By Emma Bean, Rainbow Springs Kiwi Encounter
Being a red head myself, I immediately took a shine to the ginger kiwi chick, Kindara, who came into my care at Rainbow Springs Kiwi Encounter as an Operation Nest Egg, five months ago.
Recently, I made an special extra effort to be at his release into the wild.
As soon as he hatched, I realised Kindara was a special chick. Even though his feathers were still wet from the hatching process, I could see he had unique feather colouring. It was only when Kindara dried off and fluffed up that I saw just how beautifully auburn he was!
The team at Rainbow Springs Kiwi Encounter have hatched over 1400 kiwi chicks and, while we’ve had some with slightly red feathers before, none had been ginger like this!
I was happy to see he gained fame online. I reckon there must have been quite a few other gingers who felt a special connection to Kindara too!
The next step in Kindara’s journey was to be taken to the Wairakei Golf + Sanctuary. Here, while protected by their predator proof fence, he was able to gain his stoat-proof weight.
All along the way he has been supported by his sponsor, Tauhara College.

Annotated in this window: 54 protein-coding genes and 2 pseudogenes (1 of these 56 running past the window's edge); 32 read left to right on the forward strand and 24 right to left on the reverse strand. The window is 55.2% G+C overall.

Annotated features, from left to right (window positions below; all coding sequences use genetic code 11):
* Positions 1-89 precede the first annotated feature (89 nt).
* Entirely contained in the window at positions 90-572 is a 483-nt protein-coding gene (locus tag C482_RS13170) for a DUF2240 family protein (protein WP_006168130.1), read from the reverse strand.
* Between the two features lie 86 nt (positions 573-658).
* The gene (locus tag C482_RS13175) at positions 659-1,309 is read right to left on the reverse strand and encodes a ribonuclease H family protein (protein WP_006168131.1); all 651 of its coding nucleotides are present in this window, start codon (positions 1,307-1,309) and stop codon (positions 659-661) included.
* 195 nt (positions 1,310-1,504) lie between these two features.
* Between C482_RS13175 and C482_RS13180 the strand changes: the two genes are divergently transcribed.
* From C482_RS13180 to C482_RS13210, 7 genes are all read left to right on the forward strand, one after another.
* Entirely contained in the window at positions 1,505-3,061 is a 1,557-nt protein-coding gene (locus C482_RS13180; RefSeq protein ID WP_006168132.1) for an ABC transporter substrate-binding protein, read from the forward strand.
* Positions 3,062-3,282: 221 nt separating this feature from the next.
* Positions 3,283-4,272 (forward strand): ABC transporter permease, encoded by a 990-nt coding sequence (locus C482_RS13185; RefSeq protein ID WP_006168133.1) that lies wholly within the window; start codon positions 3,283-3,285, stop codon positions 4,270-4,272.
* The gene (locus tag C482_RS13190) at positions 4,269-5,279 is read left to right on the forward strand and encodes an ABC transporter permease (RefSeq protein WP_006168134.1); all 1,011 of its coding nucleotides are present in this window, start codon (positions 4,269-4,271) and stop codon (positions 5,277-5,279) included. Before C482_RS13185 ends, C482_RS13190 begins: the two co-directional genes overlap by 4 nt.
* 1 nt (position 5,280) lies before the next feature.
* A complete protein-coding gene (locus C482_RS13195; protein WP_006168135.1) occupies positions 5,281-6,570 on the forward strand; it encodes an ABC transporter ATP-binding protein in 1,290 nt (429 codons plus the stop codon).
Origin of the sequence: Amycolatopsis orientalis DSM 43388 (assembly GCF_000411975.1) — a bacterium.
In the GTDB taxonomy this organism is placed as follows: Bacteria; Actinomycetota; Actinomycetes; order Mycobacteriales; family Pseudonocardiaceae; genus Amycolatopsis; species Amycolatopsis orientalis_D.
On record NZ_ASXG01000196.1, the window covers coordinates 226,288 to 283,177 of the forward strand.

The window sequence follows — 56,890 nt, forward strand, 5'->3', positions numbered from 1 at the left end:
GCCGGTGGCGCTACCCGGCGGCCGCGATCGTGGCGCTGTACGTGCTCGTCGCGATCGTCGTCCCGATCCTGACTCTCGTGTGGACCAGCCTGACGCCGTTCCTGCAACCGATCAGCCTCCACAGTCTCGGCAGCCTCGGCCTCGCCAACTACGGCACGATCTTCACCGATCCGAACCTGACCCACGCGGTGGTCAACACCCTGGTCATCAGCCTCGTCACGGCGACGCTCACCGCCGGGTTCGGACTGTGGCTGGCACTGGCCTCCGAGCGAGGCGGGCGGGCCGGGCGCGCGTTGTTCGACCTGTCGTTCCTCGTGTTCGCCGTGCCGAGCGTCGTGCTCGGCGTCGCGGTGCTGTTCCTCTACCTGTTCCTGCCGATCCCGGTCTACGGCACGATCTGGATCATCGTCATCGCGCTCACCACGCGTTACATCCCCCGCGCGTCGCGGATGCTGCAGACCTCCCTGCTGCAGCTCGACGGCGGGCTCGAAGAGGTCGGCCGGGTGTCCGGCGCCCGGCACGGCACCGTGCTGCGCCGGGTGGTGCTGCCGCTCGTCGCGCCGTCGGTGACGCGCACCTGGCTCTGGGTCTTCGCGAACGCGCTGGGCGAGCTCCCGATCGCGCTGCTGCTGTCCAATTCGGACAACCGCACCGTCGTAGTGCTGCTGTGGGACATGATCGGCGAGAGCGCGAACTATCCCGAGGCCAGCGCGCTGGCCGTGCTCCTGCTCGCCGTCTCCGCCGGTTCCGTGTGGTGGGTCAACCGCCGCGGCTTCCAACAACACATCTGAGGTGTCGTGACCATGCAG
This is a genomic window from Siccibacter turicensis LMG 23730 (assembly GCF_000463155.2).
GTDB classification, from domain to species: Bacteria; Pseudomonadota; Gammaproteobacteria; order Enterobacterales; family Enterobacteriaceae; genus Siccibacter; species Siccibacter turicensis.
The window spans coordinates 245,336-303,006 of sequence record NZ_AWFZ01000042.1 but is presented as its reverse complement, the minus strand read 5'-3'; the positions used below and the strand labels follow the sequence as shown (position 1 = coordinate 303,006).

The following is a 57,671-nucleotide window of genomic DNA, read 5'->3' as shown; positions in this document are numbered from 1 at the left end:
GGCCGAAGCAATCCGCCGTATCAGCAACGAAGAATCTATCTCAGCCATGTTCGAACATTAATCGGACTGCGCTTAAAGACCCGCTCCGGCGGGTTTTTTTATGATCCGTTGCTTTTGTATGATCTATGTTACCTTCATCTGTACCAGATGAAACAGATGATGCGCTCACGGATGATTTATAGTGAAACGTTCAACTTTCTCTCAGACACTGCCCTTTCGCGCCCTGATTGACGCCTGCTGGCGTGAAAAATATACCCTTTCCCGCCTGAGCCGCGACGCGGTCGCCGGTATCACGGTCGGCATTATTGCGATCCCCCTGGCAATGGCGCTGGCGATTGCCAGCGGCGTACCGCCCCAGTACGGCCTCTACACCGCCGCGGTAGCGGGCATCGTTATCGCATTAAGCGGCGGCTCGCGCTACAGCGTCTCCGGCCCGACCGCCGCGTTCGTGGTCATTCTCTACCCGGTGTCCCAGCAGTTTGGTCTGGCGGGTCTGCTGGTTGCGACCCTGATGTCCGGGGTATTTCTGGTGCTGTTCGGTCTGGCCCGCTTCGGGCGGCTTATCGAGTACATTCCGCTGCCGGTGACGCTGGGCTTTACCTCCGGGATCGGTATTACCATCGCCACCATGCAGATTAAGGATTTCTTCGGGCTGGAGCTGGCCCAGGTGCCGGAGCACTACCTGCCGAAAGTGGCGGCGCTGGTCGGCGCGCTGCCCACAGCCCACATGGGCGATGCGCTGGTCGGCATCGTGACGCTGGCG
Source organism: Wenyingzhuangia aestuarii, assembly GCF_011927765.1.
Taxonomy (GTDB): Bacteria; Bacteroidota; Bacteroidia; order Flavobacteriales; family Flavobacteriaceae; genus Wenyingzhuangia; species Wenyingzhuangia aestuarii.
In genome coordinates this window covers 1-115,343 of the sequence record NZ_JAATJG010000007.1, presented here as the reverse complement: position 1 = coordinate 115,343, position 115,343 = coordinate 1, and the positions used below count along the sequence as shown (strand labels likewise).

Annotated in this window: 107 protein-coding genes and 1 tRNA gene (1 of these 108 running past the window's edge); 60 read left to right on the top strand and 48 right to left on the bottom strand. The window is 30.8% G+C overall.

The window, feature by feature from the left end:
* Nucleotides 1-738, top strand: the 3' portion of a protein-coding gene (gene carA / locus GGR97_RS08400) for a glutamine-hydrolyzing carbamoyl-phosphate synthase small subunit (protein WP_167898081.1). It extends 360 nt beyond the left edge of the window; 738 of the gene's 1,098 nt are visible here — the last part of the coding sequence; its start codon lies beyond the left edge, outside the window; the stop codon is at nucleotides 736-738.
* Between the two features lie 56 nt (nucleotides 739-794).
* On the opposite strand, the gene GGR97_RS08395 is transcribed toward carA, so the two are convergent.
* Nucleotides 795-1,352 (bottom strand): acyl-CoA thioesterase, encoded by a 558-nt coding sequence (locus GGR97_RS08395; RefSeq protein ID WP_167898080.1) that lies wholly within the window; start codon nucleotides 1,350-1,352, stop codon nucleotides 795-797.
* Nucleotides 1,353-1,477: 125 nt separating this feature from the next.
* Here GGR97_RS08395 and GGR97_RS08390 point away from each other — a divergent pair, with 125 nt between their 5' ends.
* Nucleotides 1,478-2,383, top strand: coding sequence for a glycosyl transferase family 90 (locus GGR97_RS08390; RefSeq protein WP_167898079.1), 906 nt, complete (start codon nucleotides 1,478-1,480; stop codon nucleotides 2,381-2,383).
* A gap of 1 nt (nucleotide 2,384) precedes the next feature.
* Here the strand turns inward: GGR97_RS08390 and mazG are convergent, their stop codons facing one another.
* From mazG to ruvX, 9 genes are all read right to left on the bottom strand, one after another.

Kindara was released back into the Karioi Rāhui, an ecological restoration project on the southern slopes of Mt Ruapehu. This is where he was taken from as an egg.
In addition to being big enough to defend himself against stoats (his number one predator), he has the further protection of 600 DOC 200 traps within the rāhui.
The traps are part of a joint initiative between DOC and Ngāti Rangi, which aims to re-establish kiwi on the mountain.
Now that Kindara’s home I hope he finds a mate. It will be exciting to see if he and his future partner will produce more ginger chicks!
Would you like to sponsor a kiwi?
If you are interested in learning more about how you can help save kiwi, or to make a secure online donation, please visit the Kiwis for kiwi website.
If you are specifically interested in supporting the work of the Kiwi Encounter please visit the Rainbow Springs website.
Kindara STAY AWAY FROM 1080
Kia ora Neville. Kiwi are at very low risk from 1080. We have monitored hundreds of kiwi both through and after aerial 1080 operations – some for well over a year – and we have never lost a single bird to 1080. It might also be worth mentioning that 1080, which breaks down naturally in soil within weeks, was last used in Karioi Rahui in August 2009.
wonderful story. Stay safe little one.